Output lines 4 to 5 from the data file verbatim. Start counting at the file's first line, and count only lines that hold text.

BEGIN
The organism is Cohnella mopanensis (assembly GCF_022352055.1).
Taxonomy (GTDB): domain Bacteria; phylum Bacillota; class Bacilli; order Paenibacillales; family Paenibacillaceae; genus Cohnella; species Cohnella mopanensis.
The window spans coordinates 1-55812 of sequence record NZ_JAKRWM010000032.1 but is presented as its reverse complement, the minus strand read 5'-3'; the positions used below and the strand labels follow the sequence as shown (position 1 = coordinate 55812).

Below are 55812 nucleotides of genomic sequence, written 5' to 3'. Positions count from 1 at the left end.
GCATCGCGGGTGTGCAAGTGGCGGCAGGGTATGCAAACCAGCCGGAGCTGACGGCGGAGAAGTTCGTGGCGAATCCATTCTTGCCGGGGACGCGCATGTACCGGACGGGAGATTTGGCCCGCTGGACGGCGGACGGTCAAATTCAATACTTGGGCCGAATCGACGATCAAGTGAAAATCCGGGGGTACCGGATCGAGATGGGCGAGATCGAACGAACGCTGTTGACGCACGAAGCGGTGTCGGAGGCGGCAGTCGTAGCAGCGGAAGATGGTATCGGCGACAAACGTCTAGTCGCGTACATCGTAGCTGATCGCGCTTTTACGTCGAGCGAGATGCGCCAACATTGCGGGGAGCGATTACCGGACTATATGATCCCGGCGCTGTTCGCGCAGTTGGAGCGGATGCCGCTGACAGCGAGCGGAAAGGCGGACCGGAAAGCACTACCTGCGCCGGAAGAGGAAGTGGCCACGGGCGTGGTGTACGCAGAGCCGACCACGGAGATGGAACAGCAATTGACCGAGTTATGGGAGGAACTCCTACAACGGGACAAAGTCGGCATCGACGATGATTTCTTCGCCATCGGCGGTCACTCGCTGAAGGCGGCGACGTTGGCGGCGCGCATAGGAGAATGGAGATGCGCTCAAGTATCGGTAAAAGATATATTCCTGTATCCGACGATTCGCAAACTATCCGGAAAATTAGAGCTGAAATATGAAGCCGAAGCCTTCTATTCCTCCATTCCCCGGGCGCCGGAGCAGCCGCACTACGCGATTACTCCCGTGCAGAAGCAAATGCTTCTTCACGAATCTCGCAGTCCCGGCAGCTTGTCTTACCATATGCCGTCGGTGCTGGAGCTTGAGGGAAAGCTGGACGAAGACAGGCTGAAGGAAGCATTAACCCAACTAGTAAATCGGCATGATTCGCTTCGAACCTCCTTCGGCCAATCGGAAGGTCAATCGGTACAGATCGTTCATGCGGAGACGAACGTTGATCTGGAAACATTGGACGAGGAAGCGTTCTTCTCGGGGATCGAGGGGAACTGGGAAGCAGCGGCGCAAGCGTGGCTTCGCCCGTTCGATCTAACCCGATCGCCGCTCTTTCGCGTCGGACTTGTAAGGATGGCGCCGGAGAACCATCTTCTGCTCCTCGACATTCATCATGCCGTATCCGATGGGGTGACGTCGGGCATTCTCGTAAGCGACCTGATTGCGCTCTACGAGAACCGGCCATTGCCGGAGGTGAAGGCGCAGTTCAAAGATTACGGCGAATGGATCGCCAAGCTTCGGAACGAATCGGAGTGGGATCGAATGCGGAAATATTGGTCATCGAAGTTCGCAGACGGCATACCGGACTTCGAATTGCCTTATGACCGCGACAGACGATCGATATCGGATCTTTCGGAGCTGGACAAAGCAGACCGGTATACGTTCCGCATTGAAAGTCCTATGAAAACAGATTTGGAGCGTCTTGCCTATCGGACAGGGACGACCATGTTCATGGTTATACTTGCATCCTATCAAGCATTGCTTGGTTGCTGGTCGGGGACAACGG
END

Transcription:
Below are 55812 nucleotides of genomic sequence, written 5' to 3'. Positions count from 1 at the left end.
GCATCGCGGGTGTGCAAGTGGCGGCAGGGTATGCAAACCAGCCGGAGCTGACGGCGGAGAAGTTCGTGGCGAATCCATTCTTGCCGGGGACGCGCATGTACCGGACGGGAGATTTGGCCCGCTGGACGGCGGACGGTCAAATTCAATACTTGGGCCGAATCGACGATCAAGTGAAAATCCGGGGGTACCGGATCGAGATGGGCGAGATCGAACGAACGCTGTTGACGCACGAAGCGGTGTCGGAGGCGGCAGTCGTAGCAGCGGAAGATGGTATCGGCGACAAACGTCTAGTCGCGTACATCGTAGCTGATCGCGCTTTTACGTCGAGCGAGATGCGCCAACATTGCGGGGAGCGATTACCGGACTATATGATCCCGGCGCTGTTCGCGCAGTTGGAGCGGATGCCGCTGACAGCGAGCGGAAAGGCGGACCGGAAAGCACTACCTGCGCCGGAAGAGGAAGTGGCCACGGGCGTGGTGTACGCAGAGCCGACCACGGAGATGGAACAGCAATTGACCGAGTTATGGGAGGAACTCCTACAACGGGACAAAGTCGGCATCGACGATGATTTCTTCGCCATCGGCGGTCACTCGCTGAAGGCGGCGACGTTGGCGGCGCGCATAGGAGAATGGAGATGCGCTCAAGTATCGGTAAAAGATATATTCCTGTATCCGACGATTCGCAAACTATCCGGAAAATTAGAGCTGAAATATGAAGCCGAAGCCTTCTATTCCTCCATTCCCCGGGCGCCGGAGCAGCCGCACTACGCGATTACTCCCGTGCAGAAGCAAATGCTTCTTCACGAATCTCGCAGTCCCGGCAGCTTGTCTTACCATATGCCGTCGGTGCTGGAGCTTGAGGGAAAGCTGGACGAAGACAGGCTGAAGGAAGCATTAACCCAACTAGTAAATCGGCATGATTCGCTTCGAACCTCCTTCGGCCAATCGGAAGGTCAATCGGTACAGATCGTTCATGCGGAGACGAACGTTGATCTGGAAACATTGGACGAGGAAGCGTTCTTCTCGGGGATCGAGGGGAACTGGGAAGCAGCGGCGCAAGCGTGGCTTCGCCCGTTCGATCTAACCCGATCGCCGCTCTTTCGCGTCGGACTTGTAAGGATGGCGCCGGAGAACCATCTTCTGCTCCTCGACATTCATCATGCCGTATCCGATGGGGTGACGTCGGGCATTCTCGTAAGCGACCTGATTGCGCTCTACGAGAACCGGCCATTGCCGGAGGTGAAGGCGCAGTTCAAAGATTACGGCGAATGGATCGCCAAGCTTCGGAACGAATCGGAGTGGGATCGAATGCGGAAATATTGGTCATCGAAGTTCGCAGACGGCATACCGGACTTCGAATTGCCTTATGACCGCGACAGACGATCGATATCGGATCTTTCGGAGCTGGACAAAGCAGACCGGTATACGTTCCGCATTGAAAGTCCTATGAAAACAGATTTGGAGCGTCTTGCCTATCGGACAGGGACGACCATGTTCATGGTTATACTTGCATCCTATCAAGCATTGCTTGGTTGCTGGTCGGGGACAACGG